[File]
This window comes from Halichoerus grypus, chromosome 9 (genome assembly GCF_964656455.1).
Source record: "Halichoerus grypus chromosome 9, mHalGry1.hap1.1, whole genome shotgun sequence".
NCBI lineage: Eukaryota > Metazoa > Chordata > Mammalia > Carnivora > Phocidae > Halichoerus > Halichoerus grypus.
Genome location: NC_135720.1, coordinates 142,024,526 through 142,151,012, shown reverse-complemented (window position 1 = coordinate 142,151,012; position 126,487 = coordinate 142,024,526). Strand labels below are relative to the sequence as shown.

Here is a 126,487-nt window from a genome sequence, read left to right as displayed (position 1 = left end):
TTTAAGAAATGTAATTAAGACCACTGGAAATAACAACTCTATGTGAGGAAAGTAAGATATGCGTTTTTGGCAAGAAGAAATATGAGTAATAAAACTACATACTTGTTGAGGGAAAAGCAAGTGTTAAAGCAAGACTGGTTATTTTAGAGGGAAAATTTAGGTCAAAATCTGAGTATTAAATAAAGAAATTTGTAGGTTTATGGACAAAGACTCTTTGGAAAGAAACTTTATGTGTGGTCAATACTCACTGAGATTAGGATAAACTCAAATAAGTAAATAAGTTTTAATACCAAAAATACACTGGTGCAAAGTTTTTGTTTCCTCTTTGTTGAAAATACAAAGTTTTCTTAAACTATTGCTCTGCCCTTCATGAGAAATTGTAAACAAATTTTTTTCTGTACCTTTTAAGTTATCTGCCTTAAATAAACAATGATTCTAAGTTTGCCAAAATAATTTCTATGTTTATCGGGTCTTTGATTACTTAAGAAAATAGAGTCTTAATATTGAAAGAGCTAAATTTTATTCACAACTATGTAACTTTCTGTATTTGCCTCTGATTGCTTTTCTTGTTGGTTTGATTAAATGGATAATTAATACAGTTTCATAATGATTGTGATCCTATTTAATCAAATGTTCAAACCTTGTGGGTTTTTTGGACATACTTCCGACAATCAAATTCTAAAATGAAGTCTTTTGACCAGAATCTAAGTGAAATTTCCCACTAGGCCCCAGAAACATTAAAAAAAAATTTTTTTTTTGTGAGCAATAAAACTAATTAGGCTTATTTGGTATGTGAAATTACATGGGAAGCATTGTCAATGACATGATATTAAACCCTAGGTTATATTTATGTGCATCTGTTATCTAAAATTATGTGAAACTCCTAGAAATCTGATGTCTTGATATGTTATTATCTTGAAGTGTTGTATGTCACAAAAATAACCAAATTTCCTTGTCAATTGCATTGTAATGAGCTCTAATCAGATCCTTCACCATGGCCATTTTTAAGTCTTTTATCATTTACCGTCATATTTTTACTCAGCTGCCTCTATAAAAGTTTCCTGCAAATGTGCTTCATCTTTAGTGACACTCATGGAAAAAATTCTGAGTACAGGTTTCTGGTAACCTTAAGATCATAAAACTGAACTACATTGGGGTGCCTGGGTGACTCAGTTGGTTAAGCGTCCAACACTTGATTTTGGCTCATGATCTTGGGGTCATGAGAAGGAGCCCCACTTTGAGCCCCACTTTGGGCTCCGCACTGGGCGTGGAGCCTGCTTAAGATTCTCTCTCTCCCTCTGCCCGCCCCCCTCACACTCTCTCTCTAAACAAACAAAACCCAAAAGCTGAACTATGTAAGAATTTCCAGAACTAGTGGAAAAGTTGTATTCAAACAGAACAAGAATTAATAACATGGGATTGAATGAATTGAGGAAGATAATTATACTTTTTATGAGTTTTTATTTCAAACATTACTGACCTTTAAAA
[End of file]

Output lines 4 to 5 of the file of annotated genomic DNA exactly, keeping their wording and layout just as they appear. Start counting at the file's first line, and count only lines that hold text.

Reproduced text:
Genome location: NC_135720.1, coordinates 142,024,526 through 142,151,012, shown reverse-complemented (window position 1 = coordinate 142,151,012; position 126,487 = coordinate 142,024,526). Strand labels below are relative to the sequence as shown.

Here is a 126,487-nt window from a genome sequence, read left to right as displayed (position 1 = left end):